Before we get to the new characters, what’s immediately apparent from the trailer is how distinct it looks from Black Widow’s prior MCU appearances. Yes, there are certain shot choices familiar to the espionage genre, and aesthetic choices that situate it in the MCU. But from shot composition to cinematography, these brief glimpses depict a film noticeably different in style for directors Jon Favreau, Joss Whedon and the Russo brothers, all of whom have helped shape Black Widow in the MCU since her debut in Iron Man 2 (2010). Black Widow looks like a Cate Shortland film. That may seem like a simple or thing to note, but Marvel Studios boss Kevin Feige has touted that Phase 4 of the MCU will be different from what’s come before in terms of directorial vision. And looking at the company of new MCU directors Shortland finds herself in, Chloe Zhao and Destin Daniel Cretton, it stands to reason the MCU may be moving away from the house style associated with a number of its films and landing on something a little more distinct from film to film.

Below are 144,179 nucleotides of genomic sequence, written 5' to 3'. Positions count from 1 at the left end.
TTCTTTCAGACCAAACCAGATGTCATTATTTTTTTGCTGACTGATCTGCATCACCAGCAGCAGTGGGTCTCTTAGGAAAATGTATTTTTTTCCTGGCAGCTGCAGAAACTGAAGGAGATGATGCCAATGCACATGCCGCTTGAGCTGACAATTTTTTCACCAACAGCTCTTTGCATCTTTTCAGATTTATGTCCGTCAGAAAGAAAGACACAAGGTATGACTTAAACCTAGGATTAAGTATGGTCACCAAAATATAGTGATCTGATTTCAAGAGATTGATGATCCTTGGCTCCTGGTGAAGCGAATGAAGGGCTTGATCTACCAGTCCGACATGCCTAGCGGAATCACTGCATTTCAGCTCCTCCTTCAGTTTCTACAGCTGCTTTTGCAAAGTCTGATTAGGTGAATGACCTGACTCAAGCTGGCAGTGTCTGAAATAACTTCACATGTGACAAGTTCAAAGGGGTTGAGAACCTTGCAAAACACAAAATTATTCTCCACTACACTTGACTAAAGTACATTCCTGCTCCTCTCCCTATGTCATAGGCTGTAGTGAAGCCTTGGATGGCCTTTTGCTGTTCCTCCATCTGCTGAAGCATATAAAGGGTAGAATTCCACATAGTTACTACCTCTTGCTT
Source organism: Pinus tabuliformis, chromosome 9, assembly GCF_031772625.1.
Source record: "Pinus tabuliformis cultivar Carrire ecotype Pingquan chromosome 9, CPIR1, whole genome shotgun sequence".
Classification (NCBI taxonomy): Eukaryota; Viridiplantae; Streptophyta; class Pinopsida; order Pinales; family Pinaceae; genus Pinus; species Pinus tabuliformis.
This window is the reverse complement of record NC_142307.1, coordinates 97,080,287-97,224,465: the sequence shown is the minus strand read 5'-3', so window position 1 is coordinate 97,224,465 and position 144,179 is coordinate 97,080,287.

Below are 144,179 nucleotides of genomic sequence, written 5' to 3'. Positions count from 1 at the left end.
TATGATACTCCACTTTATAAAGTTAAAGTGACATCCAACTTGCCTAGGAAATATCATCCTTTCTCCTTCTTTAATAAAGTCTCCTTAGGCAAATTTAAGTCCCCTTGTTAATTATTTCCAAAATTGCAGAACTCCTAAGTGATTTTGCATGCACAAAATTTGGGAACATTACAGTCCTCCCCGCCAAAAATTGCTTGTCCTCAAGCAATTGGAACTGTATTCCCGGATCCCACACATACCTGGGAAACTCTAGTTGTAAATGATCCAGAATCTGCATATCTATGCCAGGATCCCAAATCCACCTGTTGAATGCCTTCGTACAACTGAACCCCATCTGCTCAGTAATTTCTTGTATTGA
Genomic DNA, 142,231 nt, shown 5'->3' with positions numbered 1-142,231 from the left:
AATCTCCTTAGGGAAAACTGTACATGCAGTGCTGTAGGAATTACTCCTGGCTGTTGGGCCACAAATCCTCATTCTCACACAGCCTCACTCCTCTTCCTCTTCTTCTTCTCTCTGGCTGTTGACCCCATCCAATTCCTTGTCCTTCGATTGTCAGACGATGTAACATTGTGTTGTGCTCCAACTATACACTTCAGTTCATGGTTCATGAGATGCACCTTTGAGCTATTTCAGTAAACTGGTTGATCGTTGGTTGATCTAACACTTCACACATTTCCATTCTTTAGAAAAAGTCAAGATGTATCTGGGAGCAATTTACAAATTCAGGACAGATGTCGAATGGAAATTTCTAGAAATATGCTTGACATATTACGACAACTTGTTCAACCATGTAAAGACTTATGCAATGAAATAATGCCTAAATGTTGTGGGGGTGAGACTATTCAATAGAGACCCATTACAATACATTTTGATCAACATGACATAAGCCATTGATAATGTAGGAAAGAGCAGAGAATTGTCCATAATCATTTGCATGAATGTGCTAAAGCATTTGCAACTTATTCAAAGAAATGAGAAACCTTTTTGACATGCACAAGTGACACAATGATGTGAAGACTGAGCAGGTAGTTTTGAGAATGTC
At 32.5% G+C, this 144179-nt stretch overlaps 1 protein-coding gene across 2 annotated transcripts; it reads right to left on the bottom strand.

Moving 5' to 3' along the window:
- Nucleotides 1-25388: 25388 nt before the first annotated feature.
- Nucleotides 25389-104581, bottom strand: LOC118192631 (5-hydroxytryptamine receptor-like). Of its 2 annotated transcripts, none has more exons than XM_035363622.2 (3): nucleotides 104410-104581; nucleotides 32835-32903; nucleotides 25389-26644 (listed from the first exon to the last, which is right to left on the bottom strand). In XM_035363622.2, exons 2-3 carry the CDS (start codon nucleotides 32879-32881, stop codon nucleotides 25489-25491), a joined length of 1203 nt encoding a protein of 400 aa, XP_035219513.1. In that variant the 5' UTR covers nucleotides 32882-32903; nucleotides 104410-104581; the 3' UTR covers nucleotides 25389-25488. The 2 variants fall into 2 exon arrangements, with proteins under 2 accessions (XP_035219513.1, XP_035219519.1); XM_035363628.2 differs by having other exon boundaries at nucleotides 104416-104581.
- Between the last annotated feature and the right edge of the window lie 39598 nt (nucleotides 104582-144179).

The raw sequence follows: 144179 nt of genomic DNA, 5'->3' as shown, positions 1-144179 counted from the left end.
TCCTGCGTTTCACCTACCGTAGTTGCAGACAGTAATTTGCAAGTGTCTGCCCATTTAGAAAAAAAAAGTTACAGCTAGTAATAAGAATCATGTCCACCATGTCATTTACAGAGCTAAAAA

A key component of the film looks to be Natasha’s relationship with her “sister,” fellow product of the Red Room Yelena Belova (Florence Pugh). In the comics, Yelena began as a villain, Russia’s new Black Widow after Natasha had defected to the U.S. and joined the Avengers. The relationship between the two was largely combative and bloody, though they have become allies in recent years, notably in the current miniseries Web of the Black Widow by Jody Houser and artist Stephen Mooney. In the film, however, it seems the two have a playful rivalry and friendship from the get-go. Eagle-eyed viewers have already noted that during the dinner table scene in the trailer, Yelena is wearing the jacket Natasha wears in Avengers: Infinity War (2018), suggesting a bond between the two that won’t be broken by the film’s end. Hopefully Natasha doesn’t end up wearing it in memory of a fallen comrade, because the presence of Florence Pugh in the MCU is too promising to be a one-and-done deal.